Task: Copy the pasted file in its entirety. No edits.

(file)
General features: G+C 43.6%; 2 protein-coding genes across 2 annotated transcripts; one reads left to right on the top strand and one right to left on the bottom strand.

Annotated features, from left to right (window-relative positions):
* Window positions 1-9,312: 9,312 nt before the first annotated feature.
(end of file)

General features: G+C 43.6%; 2 protein-coding genes across 2 annotated transcripts; one reads left to right on the top strand and one right to left on the bottom strand.

Annotated features, from left to right (window-relative positions):
* Window positions 1-9,312: 9,312 nt before the first annotated feature.